The European Commission has once more approved, with conditions under the EU Merger Regulation, the acquisition of Ziggo by Liberty Global. The merger was first approved in 2014. Following the annulment of this approval by the General Court in 2017, the Commission has reassessed the merger.
Before the transaction, Ziggo and Liberty Global were separate cable TV operators providing mainly fixed telecommunications services, with non-overlapping activities in the Netherlands. In particular, they operated in different parts of the Netherlands and did not compete for the same customers. The merger between both companies was notified to the Commission in March 2014 and approved in October 2014, subject to conditions. This approval was then annulled by the General Court in October 2017 for procedural reasons.
Following a new investigation, the European Commission has confirmed its approval.
In 2014, the Commission had concerns that the merger, as initially notified, would have hindered competition by removing two close competitors and important competitive forces in the Dutch market for the wholesale of premium pay-TV film channels. In order to maintain effective competition for the wholesale of premium pay-TV film channels in the Netherlands, Liberty Global committed to divest its Film1 channel to a third party purchaser. The channel was divested to Sony.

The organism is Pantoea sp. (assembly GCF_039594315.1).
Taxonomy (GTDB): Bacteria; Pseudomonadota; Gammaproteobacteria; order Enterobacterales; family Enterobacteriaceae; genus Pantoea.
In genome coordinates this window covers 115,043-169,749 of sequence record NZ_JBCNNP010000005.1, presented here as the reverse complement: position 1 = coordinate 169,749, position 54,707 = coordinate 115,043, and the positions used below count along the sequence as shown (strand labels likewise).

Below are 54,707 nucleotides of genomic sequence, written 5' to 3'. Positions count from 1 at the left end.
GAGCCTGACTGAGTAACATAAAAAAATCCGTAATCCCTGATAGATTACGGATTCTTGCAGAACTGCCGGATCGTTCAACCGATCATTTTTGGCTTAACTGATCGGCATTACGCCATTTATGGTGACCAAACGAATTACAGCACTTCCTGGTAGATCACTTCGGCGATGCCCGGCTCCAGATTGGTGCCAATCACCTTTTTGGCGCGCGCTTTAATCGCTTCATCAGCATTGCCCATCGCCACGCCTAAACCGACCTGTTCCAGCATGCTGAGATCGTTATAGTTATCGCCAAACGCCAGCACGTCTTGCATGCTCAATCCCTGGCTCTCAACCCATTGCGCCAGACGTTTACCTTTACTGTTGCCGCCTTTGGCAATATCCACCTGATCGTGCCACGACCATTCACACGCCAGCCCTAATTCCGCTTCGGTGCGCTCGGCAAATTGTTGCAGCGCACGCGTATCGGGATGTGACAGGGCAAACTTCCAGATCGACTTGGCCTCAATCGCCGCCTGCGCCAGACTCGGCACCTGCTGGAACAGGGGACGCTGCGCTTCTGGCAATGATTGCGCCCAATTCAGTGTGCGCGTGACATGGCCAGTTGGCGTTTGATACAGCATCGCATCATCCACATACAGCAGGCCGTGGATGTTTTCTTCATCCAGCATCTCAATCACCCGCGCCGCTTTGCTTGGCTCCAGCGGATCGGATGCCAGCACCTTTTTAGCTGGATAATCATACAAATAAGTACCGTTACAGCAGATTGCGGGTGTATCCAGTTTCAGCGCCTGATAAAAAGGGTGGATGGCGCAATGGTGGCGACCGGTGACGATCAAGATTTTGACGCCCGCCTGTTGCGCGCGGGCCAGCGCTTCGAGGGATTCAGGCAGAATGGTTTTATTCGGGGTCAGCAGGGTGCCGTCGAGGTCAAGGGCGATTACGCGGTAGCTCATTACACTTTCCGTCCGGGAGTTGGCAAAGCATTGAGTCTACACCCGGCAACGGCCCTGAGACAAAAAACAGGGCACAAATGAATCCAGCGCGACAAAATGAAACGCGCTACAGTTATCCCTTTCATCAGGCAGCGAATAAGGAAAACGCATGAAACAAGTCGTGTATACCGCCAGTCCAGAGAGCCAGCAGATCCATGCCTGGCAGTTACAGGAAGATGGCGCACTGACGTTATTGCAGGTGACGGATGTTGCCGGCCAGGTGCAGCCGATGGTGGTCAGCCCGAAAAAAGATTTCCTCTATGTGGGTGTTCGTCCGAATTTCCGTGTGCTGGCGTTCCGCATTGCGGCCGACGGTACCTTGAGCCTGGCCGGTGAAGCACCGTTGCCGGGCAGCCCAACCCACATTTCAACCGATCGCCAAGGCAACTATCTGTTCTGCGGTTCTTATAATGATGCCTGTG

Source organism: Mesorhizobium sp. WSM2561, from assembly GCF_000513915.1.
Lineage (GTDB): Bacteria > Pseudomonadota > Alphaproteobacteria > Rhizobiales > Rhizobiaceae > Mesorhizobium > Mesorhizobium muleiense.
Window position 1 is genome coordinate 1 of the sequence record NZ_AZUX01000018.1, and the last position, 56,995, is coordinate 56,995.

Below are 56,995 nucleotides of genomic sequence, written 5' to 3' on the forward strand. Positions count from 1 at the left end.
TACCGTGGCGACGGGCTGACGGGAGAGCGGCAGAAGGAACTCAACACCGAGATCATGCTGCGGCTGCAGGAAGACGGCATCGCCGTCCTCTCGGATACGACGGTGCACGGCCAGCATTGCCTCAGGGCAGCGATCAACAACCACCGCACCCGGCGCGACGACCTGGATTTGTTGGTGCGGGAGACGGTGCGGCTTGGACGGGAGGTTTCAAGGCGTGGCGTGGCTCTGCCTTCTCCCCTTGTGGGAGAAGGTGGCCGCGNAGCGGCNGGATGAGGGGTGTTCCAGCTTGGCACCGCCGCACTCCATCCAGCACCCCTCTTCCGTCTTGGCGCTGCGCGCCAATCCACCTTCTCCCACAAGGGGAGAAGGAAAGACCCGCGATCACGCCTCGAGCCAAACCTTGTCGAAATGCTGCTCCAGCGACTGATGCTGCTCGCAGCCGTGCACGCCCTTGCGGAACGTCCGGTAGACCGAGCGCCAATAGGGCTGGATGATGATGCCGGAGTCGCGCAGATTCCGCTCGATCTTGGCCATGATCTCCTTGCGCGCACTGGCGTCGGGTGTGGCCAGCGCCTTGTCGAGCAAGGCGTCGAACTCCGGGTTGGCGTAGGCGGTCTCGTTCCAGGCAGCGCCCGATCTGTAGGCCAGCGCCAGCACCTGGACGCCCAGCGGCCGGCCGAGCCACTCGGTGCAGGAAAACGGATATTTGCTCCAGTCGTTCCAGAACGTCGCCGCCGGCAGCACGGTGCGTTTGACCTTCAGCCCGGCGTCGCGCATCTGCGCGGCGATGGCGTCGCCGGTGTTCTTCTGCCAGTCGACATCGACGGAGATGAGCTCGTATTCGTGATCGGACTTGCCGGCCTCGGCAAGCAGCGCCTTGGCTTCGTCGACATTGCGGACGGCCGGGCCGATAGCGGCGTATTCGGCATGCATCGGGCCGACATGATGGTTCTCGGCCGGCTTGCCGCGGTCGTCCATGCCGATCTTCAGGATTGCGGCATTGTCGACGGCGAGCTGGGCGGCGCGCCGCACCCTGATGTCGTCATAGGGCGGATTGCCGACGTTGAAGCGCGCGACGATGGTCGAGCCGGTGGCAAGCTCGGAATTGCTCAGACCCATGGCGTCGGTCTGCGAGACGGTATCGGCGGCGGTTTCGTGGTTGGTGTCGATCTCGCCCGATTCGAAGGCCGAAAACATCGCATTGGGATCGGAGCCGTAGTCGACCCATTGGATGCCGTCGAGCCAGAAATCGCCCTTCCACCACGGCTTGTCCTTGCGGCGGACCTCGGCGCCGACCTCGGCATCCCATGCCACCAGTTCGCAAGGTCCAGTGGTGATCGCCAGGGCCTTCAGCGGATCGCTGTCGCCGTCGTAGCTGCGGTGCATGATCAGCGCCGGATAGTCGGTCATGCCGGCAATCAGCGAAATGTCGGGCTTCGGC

In its new assessment, the Commission confirmed its concerns that the merger, as initially notified, would have increased Liberty Global’s negotiating power vis-à-vis TV channel broadcasters, hindering innovation in the delivery of audio visual content over the Internet (the so-called over-the-top or ‘OTT’ services). To address the Commission’s competition concerns, Liberty Global offered commitments similar to those offered in 2014, in particular:
The EC concluded that the proposed transaction, as modified by the commitments, would no longer raise competition concerns. The decision is conditional upon full compliance with the commitments.
In October 26th 2017, the General Court annulled the Commission’s original decision, on the ground that the Commission did not fully state the reasons for its conclusion that the merger would not lead to vertical anti-competitive.